Stanley asked me the usual questions, including, “Other than the offense that got you here, have you ever been arrested for a crime of violence?”

The right answer to that question was no, of course. He was examining me like a bug under a microscope, so I fed him all the right answers.

Then Dr. Yarkin, took over. He verbally attacked me in a way that felt worse than any profanity. He used the word “disgust” as if worms were falling from my belly.

He asked, “Do you know that a perpetrator of crime of violence is the lowest form of human life on the planet? Violent criminals are vile, disgusting, deranged, predatory, sickening animals. Are you aware of that?”

Yes, but of course.

Yarkin had the carriage of a man in the boxing ring. I’d seen it many times. He was very tough and would become violent if attacked. He kept the verbal assaults up for what seemed like hours and he did it for several days. I realized he was trying to provoke me into a fight. He succeeded in making me want to smash his face, but that would have been the purest of insanely suicidal acts.

The veins in his neck stood out on his face and arms. He was red in the face and sweated profusely. I was stunned by the repeated verbal attacks by this brilliant psychiatrist. No matter how angry I became, I needed to “dummy up,” a favorite prison expression for keeping quiet.

Any aggressiveness would count against me for years to come. Of all the decisions I made in my lifetime, this one was most crucial. He hated violent people and wanted to know if I agreed. But of course, I did, even if that’s the reason I was in the Q.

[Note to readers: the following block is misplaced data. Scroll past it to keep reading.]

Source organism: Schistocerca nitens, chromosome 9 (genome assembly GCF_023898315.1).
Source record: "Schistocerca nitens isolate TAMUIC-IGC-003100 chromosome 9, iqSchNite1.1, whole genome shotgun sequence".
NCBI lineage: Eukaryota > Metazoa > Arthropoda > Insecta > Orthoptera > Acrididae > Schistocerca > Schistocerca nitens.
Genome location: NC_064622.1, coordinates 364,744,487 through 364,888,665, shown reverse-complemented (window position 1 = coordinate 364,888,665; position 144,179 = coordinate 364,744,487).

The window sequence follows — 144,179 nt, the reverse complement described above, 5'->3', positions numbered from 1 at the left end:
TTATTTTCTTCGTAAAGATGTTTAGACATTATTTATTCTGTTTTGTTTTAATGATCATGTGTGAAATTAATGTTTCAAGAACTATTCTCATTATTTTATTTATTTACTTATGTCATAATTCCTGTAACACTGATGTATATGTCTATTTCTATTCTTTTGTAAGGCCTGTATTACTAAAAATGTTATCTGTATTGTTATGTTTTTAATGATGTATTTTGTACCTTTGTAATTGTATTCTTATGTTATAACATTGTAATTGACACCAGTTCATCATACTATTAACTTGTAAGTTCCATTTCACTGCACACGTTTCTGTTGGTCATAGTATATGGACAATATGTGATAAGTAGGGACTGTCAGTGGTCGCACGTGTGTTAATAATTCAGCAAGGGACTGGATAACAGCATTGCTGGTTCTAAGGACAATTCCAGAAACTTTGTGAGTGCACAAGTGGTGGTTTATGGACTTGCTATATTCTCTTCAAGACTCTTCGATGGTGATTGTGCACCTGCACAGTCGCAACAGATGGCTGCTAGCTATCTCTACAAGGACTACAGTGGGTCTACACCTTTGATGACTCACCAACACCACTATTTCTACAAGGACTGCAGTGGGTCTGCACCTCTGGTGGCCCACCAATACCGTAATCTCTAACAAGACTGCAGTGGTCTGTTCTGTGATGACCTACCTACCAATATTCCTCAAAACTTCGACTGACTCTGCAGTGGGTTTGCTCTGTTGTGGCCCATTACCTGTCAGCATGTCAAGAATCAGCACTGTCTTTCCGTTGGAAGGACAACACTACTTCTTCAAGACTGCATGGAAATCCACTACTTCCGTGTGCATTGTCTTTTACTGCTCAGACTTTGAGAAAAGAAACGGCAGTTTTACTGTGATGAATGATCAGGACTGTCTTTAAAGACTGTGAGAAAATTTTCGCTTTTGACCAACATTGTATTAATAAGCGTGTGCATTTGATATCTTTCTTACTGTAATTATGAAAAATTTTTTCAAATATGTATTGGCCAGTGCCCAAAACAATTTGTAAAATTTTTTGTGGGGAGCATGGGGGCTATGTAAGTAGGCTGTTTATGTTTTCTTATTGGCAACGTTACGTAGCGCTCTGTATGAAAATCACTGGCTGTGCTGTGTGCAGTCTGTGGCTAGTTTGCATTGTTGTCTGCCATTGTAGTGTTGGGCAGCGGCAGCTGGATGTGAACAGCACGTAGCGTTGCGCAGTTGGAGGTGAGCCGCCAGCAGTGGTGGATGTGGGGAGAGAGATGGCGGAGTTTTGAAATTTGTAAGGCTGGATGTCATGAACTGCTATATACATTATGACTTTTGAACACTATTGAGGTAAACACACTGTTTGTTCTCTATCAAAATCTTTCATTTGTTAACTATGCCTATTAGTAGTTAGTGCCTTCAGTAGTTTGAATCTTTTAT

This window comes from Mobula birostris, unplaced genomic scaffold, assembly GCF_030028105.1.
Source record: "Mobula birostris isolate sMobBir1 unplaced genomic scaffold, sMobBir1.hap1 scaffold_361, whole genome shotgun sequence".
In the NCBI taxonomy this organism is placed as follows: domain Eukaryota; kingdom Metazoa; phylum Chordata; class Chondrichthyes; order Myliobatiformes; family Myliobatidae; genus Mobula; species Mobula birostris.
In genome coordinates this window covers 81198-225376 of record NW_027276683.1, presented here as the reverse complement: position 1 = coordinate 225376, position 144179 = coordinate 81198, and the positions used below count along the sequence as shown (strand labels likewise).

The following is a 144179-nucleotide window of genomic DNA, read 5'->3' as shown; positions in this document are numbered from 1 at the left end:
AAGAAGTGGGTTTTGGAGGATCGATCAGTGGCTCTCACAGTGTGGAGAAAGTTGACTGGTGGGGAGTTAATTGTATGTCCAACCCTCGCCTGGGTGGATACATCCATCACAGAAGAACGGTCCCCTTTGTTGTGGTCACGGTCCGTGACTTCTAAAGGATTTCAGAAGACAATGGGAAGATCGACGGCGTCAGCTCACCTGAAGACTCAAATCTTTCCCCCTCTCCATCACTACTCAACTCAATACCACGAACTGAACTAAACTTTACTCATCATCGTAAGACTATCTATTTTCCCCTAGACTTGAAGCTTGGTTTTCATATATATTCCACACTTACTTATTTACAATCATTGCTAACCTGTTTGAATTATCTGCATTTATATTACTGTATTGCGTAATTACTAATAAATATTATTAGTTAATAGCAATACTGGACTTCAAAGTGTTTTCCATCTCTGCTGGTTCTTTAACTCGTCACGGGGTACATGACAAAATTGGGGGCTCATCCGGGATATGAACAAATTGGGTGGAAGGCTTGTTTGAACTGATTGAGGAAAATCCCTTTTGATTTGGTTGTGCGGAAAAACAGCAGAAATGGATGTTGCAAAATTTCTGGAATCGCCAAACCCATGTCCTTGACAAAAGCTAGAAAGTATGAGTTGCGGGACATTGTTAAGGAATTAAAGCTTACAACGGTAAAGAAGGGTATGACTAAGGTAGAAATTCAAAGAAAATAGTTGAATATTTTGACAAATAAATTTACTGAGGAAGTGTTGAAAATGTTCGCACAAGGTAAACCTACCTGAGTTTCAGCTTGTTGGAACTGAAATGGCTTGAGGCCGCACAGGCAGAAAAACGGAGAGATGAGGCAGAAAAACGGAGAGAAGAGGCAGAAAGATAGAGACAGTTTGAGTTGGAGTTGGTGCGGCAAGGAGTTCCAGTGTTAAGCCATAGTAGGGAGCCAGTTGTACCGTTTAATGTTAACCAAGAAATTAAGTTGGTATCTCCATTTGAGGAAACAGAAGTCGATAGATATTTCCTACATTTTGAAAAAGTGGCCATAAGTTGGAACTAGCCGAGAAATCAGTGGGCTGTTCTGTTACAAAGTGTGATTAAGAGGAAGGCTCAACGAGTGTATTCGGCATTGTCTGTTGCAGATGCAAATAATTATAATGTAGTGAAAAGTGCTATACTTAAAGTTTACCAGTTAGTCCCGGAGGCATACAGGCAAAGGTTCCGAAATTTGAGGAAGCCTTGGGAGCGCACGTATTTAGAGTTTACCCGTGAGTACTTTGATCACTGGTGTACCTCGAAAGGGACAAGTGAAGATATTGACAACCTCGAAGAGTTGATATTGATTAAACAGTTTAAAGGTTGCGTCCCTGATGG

After he felt certain I wasn’t going to hit him, he wanted to know all about my childhood.

I told him we were Cherokee Indians who lived in dire poverty and extreme prejudice. We stole food and lived under bridges, in empty shacks or any dwelling where someone would let us stay for a while. That I didn’t go to school because my parents made me pick cotton all day, every day, from four years old on.

“How did you get so smart?” he asked.

“By reading every chance I got, books we stole, borrowed, saw in the occasional library. Learning was easy. You didn’t need to study arithmetic. Just look at it awhile and it explains itself. Science was easy too because it all made so much sense. The classics were brilliant lessons in life, but I didn’t know how to pronounce the words. Learning was simple but life was hard, nearly impossible for a poor, unloved Cherokee boy whose mother poisoned his father when he was only 10 years old.”

Then he became friendly. I had become what, or who, he wanted around. He’d never known another inmate like me, ever.

“Did you know your IQ is the highest I have ever tested?” he asked.

“No, I didn’t.”

“Is your sentence for savagely beating a man to what I could have been his death really true?”

“No,” I said. “I was defending my wife who I believed would be raped by this man.”

“Would you do it again, if the choice presented itself?”

“No, I learned my lesson and would take my grievance to the proper authorities.”


My next post: Dad’s job in the hospital.


Read more about my larger-than-life father in my award-winning memoir, The Pale-Faced Lie. Find out how he groomed me to be his partner in crime and what happened when I finally stopped helping him.

“Cinematically gripping.”—Kirkus Reviews